• The C‐weighted level was often higher for downwind conditions and hub height wind speeds greater than 8 m/s. However, consideration of the overall level with respect to recommended limits did not prove useful in identifying any low frequency noise issues.
  • The LCeq ‐ LAeq criteria was often exceeded and there was a large scatter in the data.
  • The overall G‐weighted level of 85 dB(G) was never exceeded however this does not preclude the possibility that infrasound was not detectable.
  • The Danish low frequency noise guidelines were exceeded on a number of occasions. In general, the exceedences occurred for downwind conditions and hub height wind speeds greater than 8 m/s.
  • The DEFRA criteria were exceeded on multiple occasions, usually corresponding to downwind conditions and hub height wind speeds greater than 8 m/s.

Therefore, the results show that there is a low frequency noise problem associated with the Waterloo wind farm. Therefore, it is extremely important that further investigation is carried out at this wind farm in order to determine the source of the low frequency noise and to develop mitigation technologies. In addition, further research is necessary to establish the long‐term effects of low frequency noise and infrasound on the residents at Waterloo. This research should include health monitoring and sleep studies with simultaneous noise and vibration measurements.

Download the complete report of the acoustic survey by Hansen, Zajamsek and Hansen →

For access to the SA EPA Waterloo Acoustic Survey 2013, and documents expressing concerns which have been raised about that acoustic survey, please see http://waubrafoundation.org.au/resources/waterloo-wind-farm-environmental-noise-study-sa-epa/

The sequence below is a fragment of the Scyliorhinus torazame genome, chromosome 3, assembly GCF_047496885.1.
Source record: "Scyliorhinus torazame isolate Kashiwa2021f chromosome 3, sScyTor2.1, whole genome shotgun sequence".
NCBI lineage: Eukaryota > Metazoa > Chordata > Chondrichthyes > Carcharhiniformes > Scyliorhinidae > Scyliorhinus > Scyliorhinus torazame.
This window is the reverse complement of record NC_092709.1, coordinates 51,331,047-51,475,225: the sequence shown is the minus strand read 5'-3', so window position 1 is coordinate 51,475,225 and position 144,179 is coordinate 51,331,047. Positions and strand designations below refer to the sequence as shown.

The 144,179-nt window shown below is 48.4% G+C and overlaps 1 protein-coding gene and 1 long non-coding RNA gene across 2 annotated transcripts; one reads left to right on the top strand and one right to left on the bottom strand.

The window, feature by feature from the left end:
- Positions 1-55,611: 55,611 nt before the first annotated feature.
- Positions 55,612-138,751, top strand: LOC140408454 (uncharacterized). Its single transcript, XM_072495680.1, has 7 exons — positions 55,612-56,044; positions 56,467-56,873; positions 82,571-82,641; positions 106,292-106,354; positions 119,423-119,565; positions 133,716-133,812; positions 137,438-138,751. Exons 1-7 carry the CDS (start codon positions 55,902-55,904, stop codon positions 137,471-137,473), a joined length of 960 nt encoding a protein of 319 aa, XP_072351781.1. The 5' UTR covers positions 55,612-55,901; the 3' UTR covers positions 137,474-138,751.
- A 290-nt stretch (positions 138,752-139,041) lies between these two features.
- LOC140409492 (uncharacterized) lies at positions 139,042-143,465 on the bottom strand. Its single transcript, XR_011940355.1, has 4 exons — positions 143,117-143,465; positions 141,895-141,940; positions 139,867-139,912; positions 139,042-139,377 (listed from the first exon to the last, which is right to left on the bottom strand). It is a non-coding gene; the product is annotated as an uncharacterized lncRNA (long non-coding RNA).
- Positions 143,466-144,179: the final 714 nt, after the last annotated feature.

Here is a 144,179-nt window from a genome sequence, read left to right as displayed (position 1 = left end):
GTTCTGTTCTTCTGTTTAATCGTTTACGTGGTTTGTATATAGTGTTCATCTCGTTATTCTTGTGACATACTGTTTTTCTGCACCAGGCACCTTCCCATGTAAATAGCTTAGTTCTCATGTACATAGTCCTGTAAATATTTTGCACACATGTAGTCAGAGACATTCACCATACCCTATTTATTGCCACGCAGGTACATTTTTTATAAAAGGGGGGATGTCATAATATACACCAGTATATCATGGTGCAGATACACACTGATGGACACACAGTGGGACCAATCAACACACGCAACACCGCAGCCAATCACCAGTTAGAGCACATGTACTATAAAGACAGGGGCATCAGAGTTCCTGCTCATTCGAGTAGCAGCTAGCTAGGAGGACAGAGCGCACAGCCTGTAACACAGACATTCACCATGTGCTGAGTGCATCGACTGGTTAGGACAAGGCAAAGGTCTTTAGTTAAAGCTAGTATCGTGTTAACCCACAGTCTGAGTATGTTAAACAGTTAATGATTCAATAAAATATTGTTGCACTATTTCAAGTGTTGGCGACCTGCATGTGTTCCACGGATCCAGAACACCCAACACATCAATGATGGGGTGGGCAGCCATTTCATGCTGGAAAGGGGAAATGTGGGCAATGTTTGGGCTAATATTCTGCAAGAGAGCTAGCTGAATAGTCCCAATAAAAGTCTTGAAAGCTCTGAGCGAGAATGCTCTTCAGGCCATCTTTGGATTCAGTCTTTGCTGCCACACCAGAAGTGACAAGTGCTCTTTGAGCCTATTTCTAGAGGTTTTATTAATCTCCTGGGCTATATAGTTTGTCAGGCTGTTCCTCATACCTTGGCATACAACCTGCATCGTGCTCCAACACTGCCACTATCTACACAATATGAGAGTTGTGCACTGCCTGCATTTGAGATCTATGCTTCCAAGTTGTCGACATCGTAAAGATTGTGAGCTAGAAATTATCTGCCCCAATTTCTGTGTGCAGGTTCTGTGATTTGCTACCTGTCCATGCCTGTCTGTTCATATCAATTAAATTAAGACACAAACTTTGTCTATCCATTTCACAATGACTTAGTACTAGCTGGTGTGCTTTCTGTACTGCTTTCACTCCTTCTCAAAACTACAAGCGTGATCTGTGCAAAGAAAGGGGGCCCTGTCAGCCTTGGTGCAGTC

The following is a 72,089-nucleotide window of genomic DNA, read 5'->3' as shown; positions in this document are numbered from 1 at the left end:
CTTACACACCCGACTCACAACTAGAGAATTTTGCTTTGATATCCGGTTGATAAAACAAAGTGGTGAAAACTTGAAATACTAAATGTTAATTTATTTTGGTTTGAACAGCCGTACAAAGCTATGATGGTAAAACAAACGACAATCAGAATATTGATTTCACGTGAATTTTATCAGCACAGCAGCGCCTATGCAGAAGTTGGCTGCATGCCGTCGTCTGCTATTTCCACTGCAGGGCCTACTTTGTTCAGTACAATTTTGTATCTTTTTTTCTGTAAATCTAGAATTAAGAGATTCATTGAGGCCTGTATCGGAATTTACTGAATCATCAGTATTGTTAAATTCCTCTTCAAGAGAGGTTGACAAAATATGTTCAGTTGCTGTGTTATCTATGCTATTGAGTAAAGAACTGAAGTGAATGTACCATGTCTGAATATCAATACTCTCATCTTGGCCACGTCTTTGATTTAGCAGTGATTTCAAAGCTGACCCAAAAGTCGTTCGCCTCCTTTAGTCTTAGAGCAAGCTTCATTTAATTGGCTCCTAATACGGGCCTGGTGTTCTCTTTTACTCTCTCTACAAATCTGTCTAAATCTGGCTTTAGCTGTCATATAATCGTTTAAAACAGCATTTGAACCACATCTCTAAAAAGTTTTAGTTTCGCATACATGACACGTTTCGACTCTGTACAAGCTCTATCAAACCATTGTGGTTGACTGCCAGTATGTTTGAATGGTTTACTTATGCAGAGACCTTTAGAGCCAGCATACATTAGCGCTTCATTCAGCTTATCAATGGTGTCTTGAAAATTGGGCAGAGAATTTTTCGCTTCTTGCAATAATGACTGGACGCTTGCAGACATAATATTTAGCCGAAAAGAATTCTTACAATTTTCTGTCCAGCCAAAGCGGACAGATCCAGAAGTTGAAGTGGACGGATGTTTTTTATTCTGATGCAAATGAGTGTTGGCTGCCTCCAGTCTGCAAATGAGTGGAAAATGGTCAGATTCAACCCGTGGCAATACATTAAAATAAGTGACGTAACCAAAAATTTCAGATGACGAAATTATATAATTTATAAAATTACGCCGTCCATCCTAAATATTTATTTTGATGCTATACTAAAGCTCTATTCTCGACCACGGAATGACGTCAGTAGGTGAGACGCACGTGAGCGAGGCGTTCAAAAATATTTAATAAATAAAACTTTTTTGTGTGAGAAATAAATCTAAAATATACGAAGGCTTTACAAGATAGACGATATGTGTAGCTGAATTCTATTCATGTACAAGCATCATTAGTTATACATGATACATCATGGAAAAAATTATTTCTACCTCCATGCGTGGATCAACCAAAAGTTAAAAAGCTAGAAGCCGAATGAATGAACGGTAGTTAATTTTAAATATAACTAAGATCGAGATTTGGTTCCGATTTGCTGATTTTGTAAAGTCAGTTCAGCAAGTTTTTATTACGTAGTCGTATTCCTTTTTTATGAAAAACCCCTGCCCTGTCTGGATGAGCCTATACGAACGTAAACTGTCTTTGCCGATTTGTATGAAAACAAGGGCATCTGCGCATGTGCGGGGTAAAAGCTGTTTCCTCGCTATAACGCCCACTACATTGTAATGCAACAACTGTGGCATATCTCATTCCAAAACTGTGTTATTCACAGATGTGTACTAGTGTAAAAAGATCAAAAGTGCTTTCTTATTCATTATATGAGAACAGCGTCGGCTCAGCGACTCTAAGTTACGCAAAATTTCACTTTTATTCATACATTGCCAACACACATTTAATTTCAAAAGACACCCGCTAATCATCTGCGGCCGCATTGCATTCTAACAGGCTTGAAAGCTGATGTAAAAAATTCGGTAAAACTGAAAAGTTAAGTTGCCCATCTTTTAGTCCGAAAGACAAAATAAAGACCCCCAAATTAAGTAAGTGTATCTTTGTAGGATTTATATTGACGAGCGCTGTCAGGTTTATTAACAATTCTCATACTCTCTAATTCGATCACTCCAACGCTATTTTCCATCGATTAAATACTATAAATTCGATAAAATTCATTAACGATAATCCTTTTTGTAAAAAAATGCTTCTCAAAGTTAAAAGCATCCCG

Careful reading of the UN Convention Against Torture makes it very plain that public officials who know of the damage to human beings and allow it to continue could be facing criminal charges (sleep deprivation is acknowledged as torture by a number of bodies including the Committee Against Torture http://waubrafoundation.org.au/resources/un-convention-against-torture/ and also the Physicians for Human Rights — see pp 22 — 26 of their report called “Leave no Marks” http://physiciansforhumanrights.org/library/reports/leave-no-marks-report-2007.html

The Waubra Foundation advised the Clean Energy Regulator (CER) Board members over a year ago about the damage to human health from proximity to wind turbines — and their response was that they preferred the explanation that it was a Nocebo effect: http://waubrafoundation.org.au/resources/letter-notice-clean-energy-regulator-5-april-2013/

Consequently in 2013 the Waubra Foundation advised both South Australian Premier, Jay Weatherill and the Chair of the CER, Ms Chloe Munro of the Foundation’s concerns about the Waterloo Acoustic Survey — neither of whom responded to the letter: http://waubrafoundation.org.au/resources/open-letter-premier-south-australia-clean-energy-regulator-concerning-sa-epa-acoustic-survey-2/